Irish pharma company Amryt snapped up for up to $1.5bn

9 Jan 2023

Image: © Ivan Traimak/

Italy’s Chiesi is acquiring Amryt Pharma for its breakthrough therapy targeting epidermolysis bullosa, also known as ‘butterfly skin’.

Amryt, an Irish-based pharmaceutical company that focuses on drugs targeting rare diseases, is being acquired by Italian pharma giant Chiesi Farmaceutici for up to nearly $1.5bn.

Established in 2015, Amryt focuses on rare and so-called ‘orphan’ diseases. It has developed a breakthrough drug for a rare and painful skin disease called epidermolysis bullosa (EB) that mostly affects children.

In milder cases of EB, only the skin is affected, but more severe forms can affect the mouth, internal linings of the body and even the teeth. The skin’s natural proteins break down and slight touch can cause extreme pain, sores and blistering.

The transaction’s value is contingent on Amryt meeting certain targets set by the deal with Chiesi. It is expected to close by the end of June.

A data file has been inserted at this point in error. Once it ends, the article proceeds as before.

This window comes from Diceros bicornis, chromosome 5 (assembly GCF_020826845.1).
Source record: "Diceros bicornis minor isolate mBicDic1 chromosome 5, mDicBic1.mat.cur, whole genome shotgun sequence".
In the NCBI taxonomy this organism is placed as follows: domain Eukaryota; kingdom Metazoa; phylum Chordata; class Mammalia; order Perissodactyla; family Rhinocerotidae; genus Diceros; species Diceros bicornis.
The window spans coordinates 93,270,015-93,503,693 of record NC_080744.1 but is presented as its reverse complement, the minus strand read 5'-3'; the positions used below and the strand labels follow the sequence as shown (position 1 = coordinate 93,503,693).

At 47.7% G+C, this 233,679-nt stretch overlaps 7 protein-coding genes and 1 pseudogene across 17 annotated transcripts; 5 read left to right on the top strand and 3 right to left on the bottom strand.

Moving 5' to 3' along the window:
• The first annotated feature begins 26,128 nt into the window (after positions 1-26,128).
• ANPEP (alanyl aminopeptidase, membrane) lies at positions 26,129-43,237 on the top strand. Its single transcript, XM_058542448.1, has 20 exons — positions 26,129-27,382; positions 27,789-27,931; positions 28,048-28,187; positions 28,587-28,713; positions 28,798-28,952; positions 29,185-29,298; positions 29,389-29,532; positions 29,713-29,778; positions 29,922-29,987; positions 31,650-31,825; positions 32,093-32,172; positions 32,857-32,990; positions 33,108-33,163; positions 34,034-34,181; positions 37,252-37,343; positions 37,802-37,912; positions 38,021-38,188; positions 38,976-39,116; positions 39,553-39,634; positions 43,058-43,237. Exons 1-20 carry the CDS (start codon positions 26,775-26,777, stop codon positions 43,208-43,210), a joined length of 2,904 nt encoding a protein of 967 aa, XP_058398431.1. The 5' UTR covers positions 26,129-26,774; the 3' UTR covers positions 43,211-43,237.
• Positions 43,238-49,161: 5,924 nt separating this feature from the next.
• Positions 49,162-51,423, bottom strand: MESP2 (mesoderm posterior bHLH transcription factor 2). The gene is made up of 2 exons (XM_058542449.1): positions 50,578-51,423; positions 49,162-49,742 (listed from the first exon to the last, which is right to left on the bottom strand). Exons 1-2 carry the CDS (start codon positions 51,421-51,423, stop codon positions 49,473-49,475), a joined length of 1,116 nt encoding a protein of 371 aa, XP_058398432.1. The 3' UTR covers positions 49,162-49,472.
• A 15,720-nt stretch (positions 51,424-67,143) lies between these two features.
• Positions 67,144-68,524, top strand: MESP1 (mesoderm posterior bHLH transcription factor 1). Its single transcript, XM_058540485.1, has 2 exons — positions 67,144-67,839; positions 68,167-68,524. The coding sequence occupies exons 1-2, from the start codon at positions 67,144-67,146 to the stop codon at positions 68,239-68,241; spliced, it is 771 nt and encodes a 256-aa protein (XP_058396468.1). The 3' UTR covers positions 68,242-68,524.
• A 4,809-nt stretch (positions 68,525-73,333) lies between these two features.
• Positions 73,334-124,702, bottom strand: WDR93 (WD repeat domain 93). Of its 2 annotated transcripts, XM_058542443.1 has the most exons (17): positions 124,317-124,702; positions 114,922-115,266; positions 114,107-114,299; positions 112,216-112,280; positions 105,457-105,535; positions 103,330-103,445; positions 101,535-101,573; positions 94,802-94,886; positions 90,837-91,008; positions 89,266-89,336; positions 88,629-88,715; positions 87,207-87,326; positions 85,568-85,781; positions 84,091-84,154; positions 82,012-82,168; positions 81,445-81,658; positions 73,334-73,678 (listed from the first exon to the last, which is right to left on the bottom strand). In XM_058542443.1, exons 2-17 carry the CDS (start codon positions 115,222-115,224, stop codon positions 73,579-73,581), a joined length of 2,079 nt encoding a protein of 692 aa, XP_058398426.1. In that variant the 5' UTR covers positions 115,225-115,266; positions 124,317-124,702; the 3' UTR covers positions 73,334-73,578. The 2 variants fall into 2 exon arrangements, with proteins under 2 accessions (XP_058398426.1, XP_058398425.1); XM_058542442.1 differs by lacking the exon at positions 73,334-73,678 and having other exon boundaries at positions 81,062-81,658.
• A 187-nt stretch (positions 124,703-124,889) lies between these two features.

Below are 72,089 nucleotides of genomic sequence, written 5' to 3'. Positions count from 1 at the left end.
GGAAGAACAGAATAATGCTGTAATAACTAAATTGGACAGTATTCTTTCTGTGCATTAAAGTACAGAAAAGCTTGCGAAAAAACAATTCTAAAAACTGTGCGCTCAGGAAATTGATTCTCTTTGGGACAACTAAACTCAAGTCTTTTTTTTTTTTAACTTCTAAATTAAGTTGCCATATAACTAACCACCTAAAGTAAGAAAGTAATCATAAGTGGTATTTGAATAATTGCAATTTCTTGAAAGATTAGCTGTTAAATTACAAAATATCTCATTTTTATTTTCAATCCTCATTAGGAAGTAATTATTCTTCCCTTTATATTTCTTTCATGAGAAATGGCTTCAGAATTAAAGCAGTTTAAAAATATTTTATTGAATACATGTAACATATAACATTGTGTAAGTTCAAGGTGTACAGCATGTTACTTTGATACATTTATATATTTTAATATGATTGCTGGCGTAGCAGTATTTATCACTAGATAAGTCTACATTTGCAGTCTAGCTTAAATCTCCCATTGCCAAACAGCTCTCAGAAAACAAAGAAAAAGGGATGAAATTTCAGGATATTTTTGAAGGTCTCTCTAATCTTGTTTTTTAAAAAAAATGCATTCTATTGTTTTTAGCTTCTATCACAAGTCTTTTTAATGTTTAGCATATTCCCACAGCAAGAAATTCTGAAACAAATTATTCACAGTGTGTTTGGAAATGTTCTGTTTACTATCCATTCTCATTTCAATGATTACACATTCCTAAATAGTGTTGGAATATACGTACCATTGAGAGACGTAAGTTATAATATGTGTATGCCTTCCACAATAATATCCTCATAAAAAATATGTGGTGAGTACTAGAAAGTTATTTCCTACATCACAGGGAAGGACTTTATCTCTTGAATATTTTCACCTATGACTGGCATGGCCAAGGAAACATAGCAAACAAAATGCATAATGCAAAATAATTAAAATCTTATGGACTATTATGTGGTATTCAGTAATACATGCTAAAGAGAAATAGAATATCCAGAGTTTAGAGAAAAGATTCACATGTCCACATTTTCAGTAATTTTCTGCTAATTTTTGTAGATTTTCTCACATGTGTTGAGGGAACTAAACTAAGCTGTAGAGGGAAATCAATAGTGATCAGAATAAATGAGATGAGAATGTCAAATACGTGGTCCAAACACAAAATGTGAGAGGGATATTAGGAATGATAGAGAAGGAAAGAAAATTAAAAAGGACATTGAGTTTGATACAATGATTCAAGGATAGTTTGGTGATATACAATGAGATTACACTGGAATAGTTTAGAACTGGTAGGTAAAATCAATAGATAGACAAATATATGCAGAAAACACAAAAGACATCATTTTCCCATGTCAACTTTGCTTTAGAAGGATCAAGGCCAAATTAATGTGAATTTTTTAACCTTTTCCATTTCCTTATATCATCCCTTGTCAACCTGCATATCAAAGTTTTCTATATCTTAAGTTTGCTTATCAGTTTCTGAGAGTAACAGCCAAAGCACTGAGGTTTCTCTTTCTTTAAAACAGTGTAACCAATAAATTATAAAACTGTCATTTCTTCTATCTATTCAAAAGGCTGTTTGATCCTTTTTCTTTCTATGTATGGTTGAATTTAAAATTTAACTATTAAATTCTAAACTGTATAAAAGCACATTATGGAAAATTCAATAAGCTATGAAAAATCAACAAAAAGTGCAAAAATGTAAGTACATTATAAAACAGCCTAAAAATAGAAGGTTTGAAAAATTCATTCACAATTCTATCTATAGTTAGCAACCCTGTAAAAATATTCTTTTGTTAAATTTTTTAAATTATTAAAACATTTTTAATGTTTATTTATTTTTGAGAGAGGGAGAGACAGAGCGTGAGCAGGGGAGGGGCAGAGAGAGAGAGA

“In less than eight years, we have built from the ground up a high growth and globally respected company in the biotechnology industry and the rare disease space,” said Amryt CEO Dr Joe Wiley.

“Chiesi is aligned with Amryt’s commitment and passion, and I believe Chiesi will further maximise the value of Amryt’s current portfolio and pipeline and most importantly, will accelerate our ability to reach more patients in need globally.”

Marco Vecchia, CEO of Chiesi Group, said that the deal with Amryt will help his company on its journey to bring medicines to patients “no matter how rare their condition may be”.

“Amryt has steadily brought innovative products to new markets and, by adding them to the Chiesi portfolio, we hope to make them available to even more patients who may require them.”

Headquartered in Parma, Italy, Chiesi is more than 85 years old and operates in 30 countries with a team of more than 6,000 employees.

According to The Irish Times, Amryt’s drug called Filsuvez was approved by EU medicines regulators last year to treat EB, also known as ‘butterfly skin’ disease because of the blisters caused on patients’ skin.

10 things you need to know direct to your inbox every weekday. Sign up for the Daily Brief, Silicon Republic’s digest of essential sci-tech news.

Vish Gain is a journalist with Silicon Republic